PRESQUE ISLE, Maine — One year ago, the City Council passed a resolve to reduce the full-time staff at the Presque Isle Fire Department from four to three people per shift effective in January 2013.
During a meeting on Monday night, however, councilors agreed to a compromise that they say will slightly change the workings of the department but preserve safety for firefighters and the community.
The changes are a part of the $10.8 million budget that will maintain the $23.50 property tax rate for the third year in a row, City Manager Jim Bennett said on Tuesday.
The Presque Isle Fire Department has worked with four-man shifts for decades. As part of that system, individual firefighters are trained to operate specific vehicles and equipment.
The department is currently manned by the fire chief and 11 full-time firefighters. The full-timers work in three shifts. With three-man shifts, however, volunteer on-call firefighters who support the shifts would have had to be trained to operate all trucks and equipment. Firefighters also would have been discouraged from having second jobs so they could be more available to respond to fires.
Fire Chief Darrell White told councilors that his department has 21 volunteers, with 12 of them having basic fire school training. Firefighters follow the “2 in, 2 out” rule to assure that they never go into a dangerous situation in a fire or rescue incident alone. Two enter the burning structure while two remain outside ready to help in case of an emergency.
White said that in order to comply with the rule, all four people must be certified to use a self-contained breathing apparatus. The chief said it takes a minimum of one and a half years to achieve certification, adding that because volunteers have to give up a lot of time to attend classes, many of them are unable to attain the certification.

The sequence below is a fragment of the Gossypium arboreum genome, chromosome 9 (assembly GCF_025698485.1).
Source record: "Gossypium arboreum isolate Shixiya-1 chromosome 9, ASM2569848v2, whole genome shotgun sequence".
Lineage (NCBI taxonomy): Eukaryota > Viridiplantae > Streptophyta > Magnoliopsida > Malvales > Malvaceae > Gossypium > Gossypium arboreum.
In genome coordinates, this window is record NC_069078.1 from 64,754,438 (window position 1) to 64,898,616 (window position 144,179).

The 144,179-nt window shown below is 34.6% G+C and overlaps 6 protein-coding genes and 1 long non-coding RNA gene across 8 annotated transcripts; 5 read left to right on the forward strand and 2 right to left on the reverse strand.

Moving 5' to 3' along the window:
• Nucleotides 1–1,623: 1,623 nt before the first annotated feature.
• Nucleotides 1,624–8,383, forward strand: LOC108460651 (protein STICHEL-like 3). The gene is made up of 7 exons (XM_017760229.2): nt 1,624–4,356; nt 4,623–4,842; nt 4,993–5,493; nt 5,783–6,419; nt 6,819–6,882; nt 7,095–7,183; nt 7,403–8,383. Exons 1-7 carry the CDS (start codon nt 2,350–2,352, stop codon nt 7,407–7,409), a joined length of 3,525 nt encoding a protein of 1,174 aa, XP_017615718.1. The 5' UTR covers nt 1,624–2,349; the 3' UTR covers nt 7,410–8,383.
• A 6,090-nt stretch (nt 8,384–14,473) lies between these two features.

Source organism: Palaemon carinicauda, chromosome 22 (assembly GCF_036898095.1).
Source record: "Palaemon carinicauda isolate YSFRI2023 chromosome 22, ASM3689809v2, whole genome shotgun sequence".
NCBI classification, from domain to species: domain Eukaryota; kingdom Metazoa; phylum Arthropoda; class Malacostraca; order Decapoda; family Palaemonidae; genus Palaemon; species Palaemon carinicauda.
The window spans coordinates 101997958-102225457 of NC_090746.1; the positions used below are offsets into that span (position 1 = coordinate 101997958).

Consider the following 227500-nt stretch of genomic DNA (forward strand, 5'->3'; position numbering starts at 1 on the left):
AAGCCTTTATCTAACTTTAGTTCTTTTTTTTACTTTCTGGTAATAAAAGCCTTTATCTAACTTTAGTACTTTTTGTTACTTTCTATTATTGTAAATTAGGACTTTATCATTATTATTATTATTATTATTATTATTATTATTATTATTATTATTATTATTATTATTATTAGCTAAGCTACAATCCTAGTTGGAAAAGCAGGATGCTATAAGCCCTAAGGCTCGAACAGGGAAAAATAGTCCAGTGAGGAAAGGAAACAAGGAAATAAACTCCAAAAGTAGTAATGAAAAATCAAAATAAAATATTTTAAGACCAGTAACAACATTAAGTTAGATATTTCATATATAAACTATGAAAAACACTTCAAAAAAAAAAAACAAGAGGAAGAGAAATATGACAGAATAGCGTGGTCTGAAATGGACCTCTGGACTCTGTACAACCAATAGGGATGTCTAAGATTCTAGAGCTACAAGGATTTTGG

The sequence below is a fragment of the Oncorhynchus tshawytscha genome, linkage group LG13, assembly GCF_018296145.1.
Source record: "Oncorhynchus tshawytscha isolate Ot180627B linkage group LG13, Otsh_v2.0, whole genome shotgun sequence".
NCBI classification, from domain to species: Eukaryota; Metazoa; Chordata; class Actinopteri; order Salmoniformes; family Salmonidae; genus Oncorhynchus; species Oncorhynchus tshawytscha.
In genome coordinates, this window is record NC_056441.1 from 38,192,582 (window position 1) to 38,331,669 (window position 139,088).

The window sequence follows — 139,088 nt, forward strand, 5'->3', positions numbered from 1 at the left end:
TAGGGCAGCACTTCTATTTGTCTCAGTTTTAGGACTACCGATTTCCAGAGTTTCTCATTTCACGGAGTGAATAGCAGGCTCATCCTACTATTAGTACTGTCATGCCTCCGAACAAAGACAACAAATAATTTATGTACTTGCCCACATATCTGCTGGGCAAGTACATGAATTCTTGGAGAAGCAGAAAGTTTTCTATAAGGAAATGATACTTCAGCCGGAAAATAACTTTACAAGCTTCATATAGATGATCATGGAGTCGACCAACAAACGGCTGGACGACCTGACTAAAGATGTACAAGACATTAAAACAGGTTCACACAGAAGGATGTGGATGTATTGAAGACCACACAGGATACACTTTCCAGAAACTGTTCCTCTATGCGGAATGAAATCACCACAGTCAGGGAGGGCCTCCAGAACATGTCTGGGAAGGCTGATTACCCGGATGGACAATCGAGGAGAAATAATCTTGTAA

The council was presented with a fire mitigation report in July in order to explore ways to lessen challenges at the department if staffing levels dropped from four per shift to three. The findings included pursuing a live-in student program targeting college students studying fire science or a similar program and offering longevity rewards such as bonuses or increases in pay to attract more volunteers and retain current ones. Another option was hiring summer help and paying per-diem workers to fill sick and vacation times.
The cost of each option ran from $10,000 up to $40,000
The council faced resistance from community members ever since the resolve was passed last year. Opponents of the plan feared it would risk their safety and that of the firefighters. Others thought that the recommendations in the fire mitigation report were too costly.
After negotiations on Monday evening, the council ultimately decided to preserve two of the three 24 hours shifts so that each has a four man crew. On the third crew, however, there is currently a vacancy. That slot will be covered by a combination of per-diem and full-time firefighters.
Traci Place, a business agent for Teamsters Local 340, a union covering the fire department, said Wednesday that she is pleased the council did not make the proposed cuts. At the same time, she said firefighters on the third shift will lose the consistency they’ve had in the past, since the fourth firefighter will change frequently.
Bennett said he was happy that councilors found a resolution.
“They put in a lot of time on this budget and they worked hard examining possibilities with the goal of holding the tax rate,” he said.”They reached that goal.”